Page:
Photographs Rush Jagoe
Rush Jagoe is a New Orleans based editorial photographer. Clients include The Wall Street Journal, Time Inc., Nike Italia, Rolling Stone Italy, World Vision Report, MSNBC, The Kellogg Foundation, Smart Luxury Travel Magazine, Proctor and Gamble, Julep, Edible New Orleans Magazine, Glamour Magazine and The Food and Farm Network.
Was your first workshop experience with ADP in Mississippi? I remember seeing your work there, i think you showed up to hang out and help cook for the week, right? You had been making strong images, just starting out in school, but by the end of the week you seemed to be making different images.
Yes, I was a freshman photojournalism student at Western Kentucky University. Jim and Carla Winn were running ADP back then and at the last minute their cook fell through, so I volunteered. I had been a dishwasher for two years, so I (thought that I) was qualified. Im just happy that I didn’t make anyone sick.
I don’t really feel like I was making different images, but I was making images that I liked a lot. I only took a few photographs through the whole workshop and most of them were on one roll of film and were never processed for critiques. After cleaning up from dinner in the evening I would go hang out with local juke joint owner Nan Golden (no relation to the photographer) down the street where I only took five pictures but liked all of them. David Degner let me use his Leica M6 and I shot color negative film.
How do you feel that being in an atmosphere saturated with so many different photographers and perspectives helped your work progress? Is it important to also have a filter in those situations?
I think they gave me confidence. Some of my intuition about what I needed to do in order to make successful pictures was being suppressed in school. Being around so many different shooters gave me the confidence I needed to follow my intuition and be confident in knowing that there is no formula. Today, the intuition about how I should be producing work changes constantly and I’m finding it more of a struggle to follow that intuition. I see so many photographers placing themselves in little boxes of “personal style.” To me, these styles seem less and less personal and seem increasingly driven by the desire to make photos stand out to editors and art buyers.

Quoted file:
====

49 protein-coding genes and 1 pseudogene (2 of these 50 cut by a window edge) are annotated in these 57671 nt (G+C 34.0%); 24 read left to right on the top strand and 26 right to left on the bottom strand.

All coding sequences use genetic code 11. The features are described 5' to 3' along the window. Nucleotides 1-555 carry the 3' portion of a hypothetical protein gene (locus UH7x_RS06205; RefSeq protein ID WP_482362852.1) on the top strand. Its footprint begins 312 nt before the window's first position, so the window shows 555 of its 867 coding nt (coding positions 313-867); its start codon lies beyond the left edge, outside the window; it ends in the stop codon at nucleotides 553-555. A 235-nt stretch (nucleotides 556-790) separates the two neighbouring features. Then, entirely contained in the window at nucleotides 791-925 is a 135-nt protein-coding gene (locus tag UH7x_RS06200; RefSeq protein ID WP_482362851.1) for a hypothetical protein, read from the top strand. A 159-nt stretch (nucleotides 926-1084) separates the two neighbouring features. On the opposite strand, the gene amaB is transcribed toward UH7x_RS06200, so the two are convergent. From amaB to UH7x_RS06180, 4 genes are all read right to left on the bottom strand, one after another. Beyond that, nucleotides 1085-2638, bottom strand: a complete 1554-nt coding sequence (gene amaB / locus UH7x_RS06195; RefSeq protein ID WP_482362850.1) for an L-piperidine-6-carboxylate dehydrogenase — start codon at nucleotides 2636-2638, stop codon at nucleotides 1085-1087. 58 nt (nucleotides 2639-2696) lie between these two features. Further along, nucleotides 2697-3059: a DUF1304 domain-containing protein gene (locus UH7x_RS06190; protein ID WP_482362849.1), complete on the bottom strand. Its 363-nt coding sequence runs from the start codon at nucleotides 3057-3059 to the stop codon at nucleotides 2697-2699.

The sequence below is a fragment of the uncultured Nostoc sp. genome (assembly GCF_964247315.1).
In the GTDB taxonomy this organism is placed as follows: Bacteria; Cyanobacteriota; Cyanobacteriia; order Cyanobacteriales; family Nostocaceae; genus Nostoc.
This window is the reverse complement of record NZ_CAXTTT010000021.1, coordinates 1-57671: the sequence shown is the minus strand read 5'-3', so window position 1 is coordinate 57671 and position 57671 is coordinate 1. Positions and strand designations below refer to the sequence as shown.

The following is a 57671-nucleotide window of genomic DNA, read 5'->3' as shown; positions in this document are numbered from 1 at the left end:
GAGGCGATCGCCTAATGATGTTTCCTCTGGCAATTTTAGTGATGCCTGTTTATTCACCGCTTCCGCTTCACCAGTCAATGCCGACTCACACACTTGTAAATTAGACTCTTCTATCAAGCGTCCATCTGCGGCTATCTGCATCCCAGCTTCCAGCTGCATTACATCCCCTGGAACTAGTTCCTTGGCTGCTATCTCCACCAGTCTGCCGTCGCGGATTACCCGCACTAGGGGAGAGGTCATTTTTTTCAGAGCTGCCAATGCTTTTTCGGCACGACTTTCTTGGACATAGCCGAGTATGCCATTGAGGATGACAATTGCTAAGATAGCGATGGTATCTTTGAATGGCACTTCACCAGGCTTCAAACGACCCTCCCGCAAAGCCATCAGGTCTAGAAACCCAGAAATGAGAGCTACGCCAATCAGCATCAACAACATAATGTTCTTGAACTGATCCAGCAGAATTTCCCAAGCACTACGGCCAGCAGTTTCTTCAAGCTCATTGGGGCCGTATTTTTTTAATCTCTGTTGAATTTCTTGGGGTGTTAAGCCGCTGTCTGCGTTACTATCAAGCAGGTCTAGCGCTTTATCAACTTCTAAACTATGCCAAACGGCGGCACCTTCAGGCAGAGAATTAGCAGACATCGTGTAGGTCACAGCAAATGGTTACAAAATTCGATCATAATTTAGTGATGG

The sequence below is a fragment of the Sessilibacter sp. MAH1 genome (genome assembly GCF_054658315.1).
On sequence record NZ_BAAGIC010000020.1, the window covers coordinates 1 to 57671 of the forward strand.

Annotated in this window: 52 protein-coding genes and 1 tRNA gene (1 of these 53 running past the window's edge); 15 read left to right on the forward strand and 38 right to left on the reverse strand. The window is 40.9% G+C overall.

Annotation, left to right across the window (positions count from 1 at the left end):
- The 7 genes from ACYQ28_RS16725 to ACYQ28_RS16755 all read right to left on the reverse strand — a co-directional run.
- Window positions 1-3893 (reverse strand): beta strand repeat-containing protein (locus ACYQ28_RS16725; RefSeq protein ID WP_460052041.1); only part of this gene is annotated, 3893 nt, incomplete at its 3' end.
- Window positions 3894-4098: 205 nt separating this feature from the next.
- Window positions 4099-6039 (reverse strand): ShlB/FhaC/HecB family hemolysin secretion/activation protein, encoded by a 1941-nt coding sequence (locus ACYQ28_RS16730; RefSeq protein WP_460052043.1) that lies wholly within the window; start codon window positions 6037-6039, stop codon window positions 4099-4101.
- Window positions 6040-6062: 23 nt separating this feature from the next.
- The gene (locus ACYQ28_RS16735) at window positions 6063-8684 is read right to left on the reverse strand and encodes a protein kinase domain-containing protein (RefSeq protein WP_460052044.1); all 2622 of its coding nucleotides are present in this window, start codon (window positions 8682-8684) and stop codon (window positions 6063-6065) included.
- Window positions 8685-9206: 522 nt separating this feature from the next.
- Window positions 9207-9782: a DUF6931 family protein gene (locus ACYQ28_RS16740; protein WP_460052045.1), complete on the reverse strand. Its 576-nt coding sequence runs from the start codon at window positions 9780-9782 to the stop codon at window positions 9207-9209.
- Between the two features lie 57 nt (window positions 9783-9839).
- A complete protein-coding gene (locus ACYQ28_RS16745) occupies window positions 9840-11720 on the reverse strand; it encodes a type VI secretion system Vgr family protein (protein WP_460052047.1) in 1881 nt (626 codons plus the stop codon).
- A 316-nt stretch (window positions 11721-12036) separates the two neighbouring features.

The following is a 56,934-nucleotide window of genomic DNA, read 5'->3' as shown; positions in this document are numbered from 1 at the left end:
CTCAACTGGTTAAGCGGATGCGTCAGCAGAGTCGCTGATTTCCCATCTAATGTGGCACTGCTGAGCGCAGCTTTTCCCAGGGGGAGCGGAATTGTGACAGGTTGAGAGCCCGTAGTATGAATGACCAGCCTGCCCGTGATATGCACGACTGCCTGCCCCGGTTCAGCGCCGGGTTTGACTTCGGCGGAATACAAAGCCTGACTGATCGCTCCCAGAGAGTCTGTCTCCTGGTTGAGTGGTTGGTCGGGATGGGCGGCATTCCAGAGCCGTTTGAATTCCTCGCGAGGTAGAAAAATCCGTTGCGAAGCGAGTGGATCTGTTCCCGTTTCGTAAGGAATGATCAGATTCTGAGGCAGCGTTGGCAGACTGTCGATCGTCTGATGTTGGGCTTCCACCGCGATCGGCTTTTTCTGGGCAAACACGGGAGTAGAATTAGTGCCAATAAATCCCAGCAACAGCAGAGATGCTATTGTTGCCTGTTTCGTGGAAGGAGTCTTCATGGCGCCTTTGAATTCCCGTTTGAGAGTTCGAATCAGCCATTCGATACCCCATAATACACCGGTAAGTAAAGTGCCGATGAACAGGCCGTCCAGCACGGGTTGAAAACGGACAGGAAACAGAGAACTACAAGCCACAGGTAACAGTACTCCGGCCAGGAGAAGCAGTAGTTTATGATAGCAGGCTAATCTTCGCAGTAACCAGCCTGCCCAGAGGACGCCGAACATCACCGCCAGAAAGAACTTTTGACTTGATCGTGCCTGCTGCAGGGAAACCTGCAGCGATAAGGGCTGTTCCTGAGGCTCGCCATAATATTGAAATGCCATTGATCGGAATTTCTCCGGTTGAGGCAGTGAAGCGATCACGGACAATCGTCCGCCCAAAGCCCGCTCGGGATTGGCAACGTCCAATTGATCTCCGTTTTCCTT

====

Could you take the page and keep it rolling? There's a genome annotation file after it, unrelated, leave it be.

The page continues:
What do you do to keep that need to follow your intuition in check?
Keeping intuition in check I think is more than anything just a matter of continuing to shoot while staying rooted in the things that inspire me. I like to spend a lot of time with the people I photograph. I like to listen to stories more than shoot pictures and I think that is a good thing. I’m definitely someone who misses a lot of good frames because I’d rather store them in my head and let those moments affect the other photos I take. All the wisdom we gather as photographers goes into every frame we shoot thereafter – so sometimes I just like to think about that, and then shoot a photo.
Do you feel that this approach has helped develop the themes that come up in your work?
It has completely steered the themes in my work. I don’t come up with a project, I tend to come into them. I am always shooting, but when I find someone or something that I really connect with, I know that it is something worth exploring.
The Stony Creek work feels very in tune with the way you like to work, what is your relationship to the farm and family? How has that series developed?
I lived at Stony Creek Farm. in the five months that I was living there I hardly took more than two hundred photos. But now when I go back it is more to document the things that are there than to just be part of it. Having spent that time getting to know the place let me see the things that I really found important. It gave me a sense of purpose to convey those themes.
How does coming and going from a project like Stony Creek, being actively involved with the farm and actively photographing it, affect your work and process?
Physically coming and going from a place is essential in understanding what I am doing. Time changes things and it gives you the opportunity to grow up and see things differently. Your subjects change, you change. And the space between coming and going is where wisdom is grown. Im not implying that the photos you take first aren’t important, just that you can understand better what was there in time.